Archive for the ‘Education’ Category

I’m heading into the final stretch of the “go-back-to-school-for-my-second-degree” experiment and UBC reminds me again of why they piss me off so damn much.  I didn’t take out students loans this time around because when I was young and stupid and financially irresponsible, I racked up almost $40k in student loans.  I don’t want any more.  But I do want my interest-free period while I’m in classes.

So a week ago I went online, filled in my interest-free request for the summer session.  Done.  Right?

I got this message back today:

You have applied for and have been assessed for government student loan funding from Student Aid BC or have applied online for interest-free status for the Summer 2011 session. However, UBC is unable to confirm your enrolment because you are not meeting the minimum loan requirements. The specific error with your registration is that you have more than 10 business days between the end and start dates of your classes in total.

Please keep in mind; to be eligible for loans with during Summer Session you must satisfy all of the following criteria:

*       Enrol in at least 9 credits (audited, wait-listed and withdrawn courses do not count)

*       Enrol in a combination of courses that together form a study period that is at least 12 consecutive weeks long. Individual courses can be shorter than 12 weeks

*       Have no breaks longer than 10 working days between courses

I’m taking 3 classes, for 9 credits which total at least 12 weeks in length.  Otherwise known as a full time course load.  But with the way UBC structures summer terms, there happens to be a break of more than 10 classes between my term 1 classes and my term 2 classes.  AGHHHHHHHHH.

Mainly I’m pissed off because if the break had been at the beginning or at the end of the summer, there would be no problem and I would get some interest relief.  But just because the break is in the middle, I don’t get any interest relief, despite still taking the correct number of credits and class hours in total.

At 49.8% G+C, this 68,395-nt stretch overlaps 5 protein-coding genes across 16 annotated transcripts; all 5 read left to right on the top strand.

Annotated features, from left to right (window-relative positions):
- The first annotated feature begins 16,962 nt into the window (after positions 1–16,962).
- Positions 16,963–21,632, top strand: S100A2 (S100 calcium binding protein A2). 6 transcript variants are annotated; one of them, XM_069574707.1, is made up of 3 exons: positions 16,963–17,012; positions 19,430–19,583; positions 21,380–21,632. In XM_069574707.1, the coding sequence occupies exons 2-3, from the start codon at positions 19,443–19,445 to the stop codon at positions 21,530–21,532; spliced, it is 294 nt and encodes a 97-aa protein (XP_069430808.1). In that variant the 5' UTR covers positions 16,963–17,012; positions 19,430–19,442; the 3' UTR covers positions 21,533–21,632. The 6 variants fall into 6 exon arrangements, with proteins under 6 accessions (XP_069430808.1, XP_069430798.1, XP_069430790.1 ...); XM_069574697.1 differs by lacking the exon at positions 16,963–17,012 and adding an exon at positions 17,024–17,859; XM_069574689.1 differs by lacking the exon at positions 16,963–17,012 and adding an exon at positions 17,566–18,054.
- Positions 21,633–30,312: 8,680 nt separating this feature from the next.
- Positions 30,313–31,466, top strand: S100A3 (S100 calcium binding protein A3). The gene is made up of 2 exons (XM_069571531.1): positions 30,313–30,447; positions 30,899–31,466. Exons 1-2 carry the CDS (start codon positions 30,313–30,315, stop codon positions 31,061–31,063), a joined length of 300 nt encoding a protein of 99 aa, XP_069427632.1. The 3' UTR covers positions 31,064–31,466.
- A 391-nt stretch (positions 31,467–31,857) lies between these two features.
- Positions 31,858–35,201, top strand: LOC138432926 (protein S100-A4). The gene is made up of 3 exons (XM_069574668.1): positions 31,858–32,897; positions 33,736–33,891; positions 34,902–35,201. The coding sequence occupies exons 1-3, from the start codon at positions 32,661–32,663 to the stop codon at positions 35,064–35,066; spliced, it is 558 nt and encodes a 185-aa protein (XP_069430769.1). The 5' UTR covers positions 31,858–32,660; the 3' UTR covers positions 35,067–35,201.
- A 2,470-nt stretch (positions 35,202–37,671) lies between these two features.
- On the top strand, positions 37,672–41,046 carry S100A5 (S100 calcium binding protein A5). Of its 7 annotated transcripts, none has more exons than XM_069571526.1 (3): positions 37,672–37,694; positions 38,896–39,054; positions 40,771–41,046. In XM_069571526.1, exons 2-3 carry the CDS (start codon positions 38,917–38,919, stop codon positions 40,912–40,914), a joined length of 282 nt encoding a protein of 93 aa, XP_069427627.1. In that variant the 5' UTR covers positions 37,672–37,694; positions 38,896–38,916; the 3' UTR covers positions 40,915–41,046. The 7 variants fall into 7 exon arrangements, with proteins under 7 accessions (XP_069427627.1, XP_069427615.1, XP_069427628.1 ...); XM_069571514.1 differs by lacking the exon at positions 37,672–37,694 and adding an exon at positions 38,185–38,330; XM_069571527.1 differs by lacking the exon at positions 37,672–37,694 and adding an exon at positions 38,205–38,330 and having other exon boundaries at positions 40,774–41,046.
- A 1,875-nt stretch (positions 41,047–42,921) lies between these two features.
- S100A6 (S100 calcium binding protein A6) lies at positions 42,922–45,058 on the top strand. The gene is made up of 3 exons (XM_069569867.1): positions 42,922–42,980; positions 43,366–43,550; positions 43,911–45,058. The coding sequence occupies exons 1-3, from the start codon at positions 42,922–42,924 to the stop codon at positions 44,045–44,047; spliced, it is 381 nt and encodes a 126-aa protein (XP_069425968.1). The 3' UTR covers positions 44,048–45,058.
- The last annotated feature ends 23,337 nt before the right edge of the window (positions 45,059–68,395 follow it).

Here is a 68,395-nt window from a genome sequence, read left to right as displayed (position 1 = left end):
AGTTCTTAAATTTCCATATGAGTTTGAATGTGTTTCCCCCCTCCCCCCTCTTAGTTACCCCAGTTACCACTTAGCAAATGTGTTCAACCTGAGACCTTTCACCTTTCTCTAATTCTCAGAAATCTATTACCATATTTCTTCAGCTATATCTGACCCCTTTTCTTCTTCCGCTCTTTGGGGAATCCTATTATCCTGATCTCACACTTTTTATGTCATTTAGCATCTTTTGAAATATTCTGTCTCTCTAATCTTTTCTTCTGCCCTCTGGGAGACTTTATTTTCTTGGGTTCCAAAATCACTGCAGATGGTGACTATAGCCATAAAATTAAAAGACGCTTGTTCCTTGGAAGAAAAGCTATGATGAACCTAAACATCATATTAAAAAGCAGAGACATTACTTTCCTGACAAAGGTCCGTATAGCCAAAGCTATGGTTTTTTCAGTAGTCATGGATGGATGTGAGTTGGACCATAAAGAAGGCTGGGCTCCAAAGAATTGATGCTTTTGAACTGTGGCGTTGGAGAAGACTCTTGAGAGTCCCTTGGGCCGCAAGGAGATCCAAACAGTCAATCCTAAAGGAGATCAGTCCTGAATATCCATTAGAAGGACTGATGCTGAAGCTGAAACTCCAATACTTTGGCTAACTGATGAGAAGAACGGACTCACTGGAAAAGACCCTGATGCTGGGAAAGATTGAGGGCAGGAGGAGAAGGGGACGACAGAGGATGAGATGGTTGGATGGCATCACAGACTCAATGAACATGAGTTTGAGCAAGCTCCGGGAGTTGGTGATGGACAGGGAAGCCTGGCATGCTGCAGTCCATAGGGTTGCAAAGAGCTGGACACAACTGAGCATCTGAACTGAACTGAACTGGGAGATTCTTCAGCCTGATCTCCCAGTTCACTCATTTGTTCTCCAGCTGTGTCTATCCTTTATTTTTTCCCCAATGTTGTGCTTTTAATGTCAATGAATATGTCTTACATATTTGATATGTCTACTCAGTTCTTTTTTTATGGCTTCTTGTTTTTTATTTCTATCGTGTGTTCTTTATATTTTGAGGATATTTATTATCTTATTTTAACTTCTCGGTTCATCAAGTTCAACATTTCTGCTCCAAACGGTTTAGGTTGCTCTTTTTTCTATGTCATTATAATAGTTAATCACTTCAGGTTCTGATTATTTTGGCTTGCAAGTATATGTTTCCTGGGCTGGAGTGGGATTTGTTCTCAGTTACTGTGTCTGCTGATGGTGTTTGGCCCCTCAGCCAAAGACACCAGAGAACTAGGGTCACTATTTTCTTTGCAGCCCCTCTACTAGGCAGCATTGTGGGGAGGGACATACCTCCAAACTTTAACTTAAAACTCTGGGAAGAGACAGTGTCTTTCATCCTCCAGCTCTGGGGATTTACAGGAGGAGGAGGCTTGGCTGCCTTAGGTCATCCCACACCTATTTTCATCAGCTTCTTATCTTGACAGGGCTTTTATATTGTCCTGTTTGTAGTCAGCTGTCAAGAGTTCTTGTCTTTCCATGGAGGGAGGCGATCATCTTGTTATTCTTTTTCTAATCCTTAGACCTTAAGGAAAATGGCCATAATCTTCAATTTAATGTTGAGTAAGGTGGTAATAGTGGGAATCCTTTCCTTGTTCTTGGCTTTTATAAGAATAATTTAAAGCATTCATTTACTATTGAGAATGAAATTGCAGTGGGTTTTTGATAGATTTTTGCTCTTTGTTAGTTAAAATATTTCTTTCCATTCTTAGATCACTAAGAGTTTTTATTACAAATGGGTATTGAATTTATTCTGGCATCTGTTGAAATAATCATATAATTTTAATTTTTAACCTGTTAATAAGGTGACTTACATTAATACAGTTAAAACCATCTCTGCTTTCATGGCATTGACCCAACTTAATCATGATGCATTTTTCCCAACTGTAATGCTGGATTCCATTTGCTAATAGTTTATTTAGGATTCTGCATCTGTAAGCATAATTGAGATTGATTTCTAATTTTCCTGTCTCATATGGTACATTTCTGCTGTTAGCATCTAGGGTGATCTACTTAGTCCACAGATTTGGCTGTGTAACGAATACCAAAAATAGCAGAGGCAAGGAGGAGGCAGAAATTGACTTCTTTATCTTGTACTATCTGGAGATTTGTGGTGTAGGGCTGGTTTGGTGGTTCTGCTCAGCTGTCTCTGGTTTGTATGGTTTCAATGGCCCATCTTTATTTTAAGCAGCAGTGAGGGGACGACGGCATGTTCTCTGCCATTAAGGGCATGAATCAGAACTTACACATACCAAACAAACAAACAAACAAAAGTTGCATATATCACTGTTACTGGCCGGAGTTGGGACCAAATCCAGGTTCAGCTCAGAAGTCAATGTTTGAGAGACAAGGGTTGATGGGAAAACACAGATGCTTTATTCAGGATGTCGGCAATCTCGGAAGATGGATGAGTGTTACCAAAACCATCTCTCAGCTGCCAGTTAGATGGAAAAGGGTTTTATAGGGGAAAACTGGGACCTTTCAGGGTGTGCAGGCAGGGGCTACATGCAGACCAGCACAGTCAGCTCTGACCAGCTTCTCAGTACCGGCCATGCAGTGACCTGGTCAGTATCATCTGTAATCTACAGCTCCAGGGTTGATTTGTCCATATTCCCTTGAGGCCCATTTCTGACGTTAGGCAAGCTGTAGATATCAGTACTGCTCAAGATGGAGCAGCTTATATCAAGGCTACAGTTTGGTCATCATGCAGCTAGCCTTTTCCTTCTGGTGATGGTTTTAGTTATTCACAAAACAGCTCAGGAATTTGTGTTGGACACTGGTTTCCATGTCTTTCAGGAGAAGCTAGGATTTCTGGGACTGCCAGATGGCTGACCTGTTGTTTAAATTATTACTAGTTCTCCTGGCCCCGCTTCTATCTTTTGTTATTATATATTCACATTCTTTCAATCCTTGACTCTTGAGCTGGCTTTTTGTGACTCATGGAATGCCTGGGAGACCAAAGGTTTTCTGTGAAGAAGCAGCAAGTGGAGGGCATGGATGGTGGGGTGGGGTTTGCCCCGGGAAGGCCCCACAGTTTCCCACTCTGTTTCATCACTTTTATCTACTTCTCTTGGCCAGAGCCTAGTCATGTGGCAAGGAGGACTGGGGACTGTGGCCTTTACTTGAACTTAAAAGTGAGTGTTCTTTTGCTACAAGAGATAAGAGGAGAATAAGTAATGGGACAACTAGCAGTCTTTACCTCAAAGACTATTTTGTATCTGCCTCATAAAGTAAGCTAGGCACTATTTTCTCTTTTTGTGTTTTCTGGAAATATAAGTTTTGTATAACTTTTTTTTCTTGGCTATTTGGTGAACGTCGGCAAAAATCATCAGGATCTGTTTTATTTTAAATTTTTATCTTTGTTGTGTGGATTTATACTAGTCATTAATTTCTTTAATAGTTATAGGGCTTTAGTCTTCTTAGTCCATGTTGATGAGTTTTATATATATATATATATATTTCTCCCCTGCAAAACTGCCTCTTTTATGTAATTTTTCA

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While in Canada, many universities and institutions remain mum on their animal research activities, researchers in Europe are taking a proactive approach.  There are a few possible reasons for this difference in attitude.  The European research atmosphere is slightly different than that of Canada’s: Certain groups of primates have a legislated right to “inherent value” for example, while no such rights exist in Canada.  Whatever the reason, scientists in Germany and Switzerland have launched an educational initiative called the Basel Declaration which pledges to be more open about research and to engage in public dialogue about research.

As Nature News reports:

“The public tends to have false perceptions about animal research, such as thinking they can always be replaced by alternative methods like cell culture,” says Stefan Treue, director of the German Primate Center in Göttingen. Treue co-chaired the Basel meeting, called ‘Research at a Crossroads’, with molecular biologist Michael Hengartner, dean of science at the University of Zurich, Switzerland. Outreach activities, such as inviting the public into universities to talk to scientists about animal research, “will be helpful to both sides”.

I think that this is a good point that Dr.Treue brings up – the importance of dialogue cannot be understated.  He also makes a good point, that alternatives like cell culture are not always viable or indeed, may not be the “alternative” that activists would hope for.  Growing cells requires a hodgepodge of media to keep the culture alive.  One important constituent of cell culture media is fetal bovine serum, or sometimes fetal calf serum, which as the name suggests, comes from cows.  [Note: FCS and FBS are by-products of the meat industry and would be otherwise wasted if not used by research].  But it is important to note that the absence of research on animals does not mean that animal products will not need to be used in research and is a prime example of how science does a poor job of communicating what it does.

[Note: it is possible to grow cells serum-free, but the cost remains prohibitive at the moment]

And, there is the simple fact that cells grown as tissue culture are just not quite the same as cells in a living body.  Just ask Mark Post, who’s trying to create lab-grown meat.  Using biopsies from donor animals and tissue culture techniques, he’s trying to grow enough meat to create a sausage that looks and tastes like the real thing.  Dr. Post’s long term goal is to create meat without needing to slaughter animals.  While he’s succeeded at growing a strip of pork muscle, the “meat” does not resemble anything from the grocery store.  The tissue is weak and prone to cell death due to lack of stimulation and without the support of a proper vascular system to deliver nutrients uniformly.

A similar case can be made for the use of computer modeling.  I think computer models are great – they drastically reduce the cost of research by allowing researchers to narrow the field of interest.  But at best, computer models only reduce the number of possibilities.  When it comes to testing drugs, for example, a computer model cannot predict all the effects on a substance on a whole body system.  We simply don’t have enough information about all the interactions that occur in the body.  Yet.